Hidden in reply to sazzyb

Thanks for your replies. I really feel stuck between a rock and a hard place as there is no other GP surgery in my area, so changing will not be easy. I find that my GP is very dismissive towards me as I have been diagnosed with depression, fibromyalgia and CFS and he sees my research as a desperate attempt to find a reason for these 'unlucky' conditions, when there is no reason to be had. My argument, that there is something else going on, is rubbish. He smiled rather smugly when the endo said my thyroid was fine, and the initial results were a variance on normal.

If it is Hashis, is there anything other than thyroid replacement that my GP would offer? Ultimately I would like him in the loop but I want to stick with NDT for now. I'm still not convinced even at that level that he'd treat me anyway. It shouldn't be this difficult, should it?

ukangell in reply to Hidden

Challenge him next and ask how fibro and cfs starts! There's always a reason for something like cancer=cell abnormalities, diabetes=pancreas problems leading to insulin problems, etc. there are no starting points for fibro, me, ms, cfs. Drs use these when they don't know what's wrong


Your gp wont care, trust me. Been there done that. Ndt is better for you so why change that for synthetic t4 only? i share my priv blood tests with nhs endo with specific instructions under DPA not to disclose to nhs gp. I pay so why should Miss Ignorant get them free. I am a cynic with a thorough dislike of the nhs after they robbed me of several years of full blown life while i lived a half life thanks to their negligence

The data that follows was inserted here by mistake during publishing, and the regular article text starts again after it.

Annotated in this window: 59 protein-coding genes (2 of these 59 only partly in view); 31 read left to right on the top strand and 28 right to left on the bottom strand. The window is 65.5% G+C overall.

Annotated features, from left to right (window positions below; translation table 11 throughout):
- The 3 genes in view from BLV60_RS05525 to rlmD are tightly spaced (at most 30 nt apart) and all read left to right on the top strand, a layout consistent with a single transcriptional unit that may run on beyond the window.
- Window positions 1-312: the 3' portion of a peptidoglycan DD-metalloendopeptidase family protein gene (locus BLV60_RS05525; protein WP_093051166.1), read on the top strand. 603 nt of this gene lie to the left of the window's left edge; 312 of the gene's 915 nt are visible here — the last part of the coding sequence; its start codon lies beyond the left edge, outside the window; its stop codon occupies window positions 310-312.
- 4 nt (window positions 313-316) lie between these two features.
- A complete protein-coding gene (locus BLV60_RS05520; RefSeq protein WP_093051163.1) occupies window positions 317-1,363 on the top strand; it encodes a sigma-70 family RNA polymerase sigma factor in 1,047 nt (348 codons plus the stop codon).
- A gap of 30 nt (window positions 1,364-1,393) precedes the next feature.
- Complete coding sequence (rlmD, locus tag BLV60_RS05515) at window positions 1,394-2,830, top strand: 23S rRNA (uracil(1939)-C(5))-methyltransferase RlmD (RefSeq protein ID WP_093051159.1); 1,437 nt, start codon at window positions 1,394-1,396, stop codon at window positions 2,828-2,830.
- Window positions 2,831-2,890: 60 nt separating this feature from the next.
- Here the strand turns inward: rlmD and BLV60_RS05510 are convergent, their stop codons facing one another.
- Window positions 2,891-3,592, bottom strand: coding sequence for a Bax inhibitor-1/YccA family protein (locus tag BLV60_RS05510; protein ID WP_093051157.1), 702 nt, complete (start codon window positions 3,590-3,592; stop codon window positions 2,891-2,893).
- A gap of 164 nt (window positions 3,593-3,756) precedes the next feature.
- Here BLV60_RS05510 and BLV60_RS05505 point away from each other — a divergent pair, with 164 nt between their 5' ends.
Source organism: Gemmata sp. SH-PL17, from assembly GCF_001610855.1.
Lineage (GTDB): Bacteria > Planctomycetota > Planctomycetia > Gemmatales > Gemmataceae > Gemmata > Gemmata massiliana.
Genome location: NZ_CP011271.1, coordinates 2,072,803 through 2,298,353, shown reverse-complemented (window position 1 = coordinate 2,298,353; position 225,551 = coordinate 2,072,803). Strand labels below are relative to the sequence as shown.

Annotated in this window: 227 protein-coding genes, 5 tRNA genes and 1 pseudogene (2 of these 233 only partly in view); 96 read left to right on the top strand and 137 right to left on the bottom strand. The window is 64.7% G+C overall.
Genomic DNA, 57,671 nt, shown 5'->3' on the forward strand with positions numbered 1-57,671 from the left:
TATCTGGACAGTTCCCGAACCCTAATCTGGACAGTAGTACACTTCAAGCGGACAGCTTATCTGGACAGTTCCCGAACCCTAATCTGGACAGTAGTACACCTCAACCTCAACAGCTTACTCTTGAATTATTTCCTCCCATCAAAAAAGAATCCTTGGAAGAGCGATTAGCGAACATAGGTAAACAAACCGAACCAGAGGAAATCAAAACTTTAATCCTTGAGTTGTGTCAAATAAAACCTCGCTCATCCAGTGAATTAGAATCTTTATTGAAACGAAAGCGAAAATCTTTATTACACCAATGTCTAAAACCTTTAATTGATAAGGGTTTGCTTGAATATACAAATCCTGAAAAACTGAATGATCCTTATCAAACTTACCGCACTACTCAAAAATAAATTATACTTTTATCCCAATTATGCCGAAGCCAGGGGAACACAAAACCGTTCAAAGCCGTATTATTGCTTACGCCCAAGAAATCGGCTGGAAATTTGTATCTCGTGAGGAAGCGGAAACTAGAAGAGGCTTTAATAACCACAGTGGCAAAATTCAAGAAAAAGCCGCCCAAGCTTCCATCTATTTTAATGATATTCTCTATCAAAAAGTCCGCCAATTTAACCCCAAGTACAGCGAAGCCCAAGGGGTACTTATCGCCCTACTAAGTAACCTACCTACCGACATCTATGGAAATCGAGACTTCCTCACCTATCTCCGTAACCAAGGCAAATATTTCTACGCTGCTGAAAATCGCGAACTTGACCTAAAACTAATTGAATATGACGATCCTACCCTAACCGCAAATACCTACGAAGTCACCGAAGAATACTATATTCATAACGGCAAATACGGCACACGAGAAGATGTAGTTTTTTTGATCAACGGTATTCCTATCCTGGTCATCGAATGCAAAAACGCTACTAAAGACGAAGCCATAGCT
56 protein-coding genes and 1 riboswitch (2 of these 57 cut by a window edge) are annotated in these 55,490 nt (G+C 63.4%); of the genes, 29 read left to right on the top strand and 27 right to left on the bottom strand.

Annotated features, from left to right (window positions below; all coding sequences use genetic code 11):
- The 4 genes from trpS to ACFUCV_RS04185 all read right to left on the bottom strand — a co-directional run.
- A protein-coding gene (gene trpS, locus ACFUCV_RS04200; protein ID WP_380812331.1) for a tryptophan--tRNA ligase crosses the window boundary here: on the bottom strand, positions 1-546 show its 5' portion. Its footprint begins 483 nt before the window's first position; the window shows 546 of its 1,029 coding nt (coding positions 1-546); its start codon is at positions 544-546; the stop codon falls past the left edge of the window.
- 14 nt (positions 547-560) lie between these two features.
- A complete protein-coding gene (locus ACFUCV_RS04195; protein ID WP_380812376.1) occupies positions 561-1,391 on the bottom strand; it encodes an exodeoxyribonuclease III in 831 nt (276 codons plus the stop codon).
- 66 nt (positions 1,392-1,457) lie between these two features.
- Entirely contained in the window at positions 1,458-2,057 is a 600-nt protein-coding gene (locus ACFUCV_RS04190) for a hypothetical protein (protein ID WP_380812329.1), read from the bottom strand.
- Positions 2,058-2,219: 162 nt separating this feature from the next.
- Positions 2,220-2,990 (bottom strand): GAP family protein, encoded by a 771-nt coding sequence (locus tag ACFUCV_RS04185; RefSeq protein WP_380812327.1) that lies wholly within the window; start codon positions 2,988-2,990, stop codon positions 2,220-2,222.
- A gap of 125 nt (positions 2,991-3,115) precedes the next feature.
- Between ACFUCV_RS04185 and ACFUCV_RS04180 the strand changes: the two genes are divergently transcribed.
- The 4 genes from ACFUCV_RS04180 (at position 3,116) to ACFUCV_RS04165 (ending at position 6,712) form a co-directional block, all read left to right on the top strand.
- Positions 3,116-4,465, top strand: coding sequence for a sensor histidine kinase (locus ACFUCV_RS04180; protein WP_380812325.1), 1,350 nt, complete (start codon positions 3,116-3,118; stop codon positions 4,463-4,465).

hippochick in reply to Hidden

I agree..... Miss ignorant lol !!

I would definitely take the latest results to the GP. IF you don't feel like going in person then maybe post them a copy of the results with a letter asking for the doctor to review them.

TSH is now over range.....TSH appears to be the magic test, although T4 and T3 are within range. You might get nowhere but you might get further investigation or trial of treatment.

Treatment under a doctor is always going to be safer (and cheaper) than going it alone with self-medication.

Blue2 in reply to yenool

One of the leading causes of death is medical error. If the GPs are ignorant of thyroid dynamics (and the majority ARE), and others couldn't care less, then listen to your body! Go on the "Doctors Are Dangerous" website.

Hidden in reply to yenool

I too would share these latest results with your doctor. But I would tell him what you are taking and how you are feeling on it. I would not ask for medication from him at this stage. It is possible you will get a response from him along the lines of 'don't you realise you're poisoning yourself ... yada, yada, yada'. But we all know that NDT is not poison. If you feel better on NDT, you stick with NDT. If at some point in the future you don't feel better any more - well, that's a battle for another day.

Hidden in reply to Hidden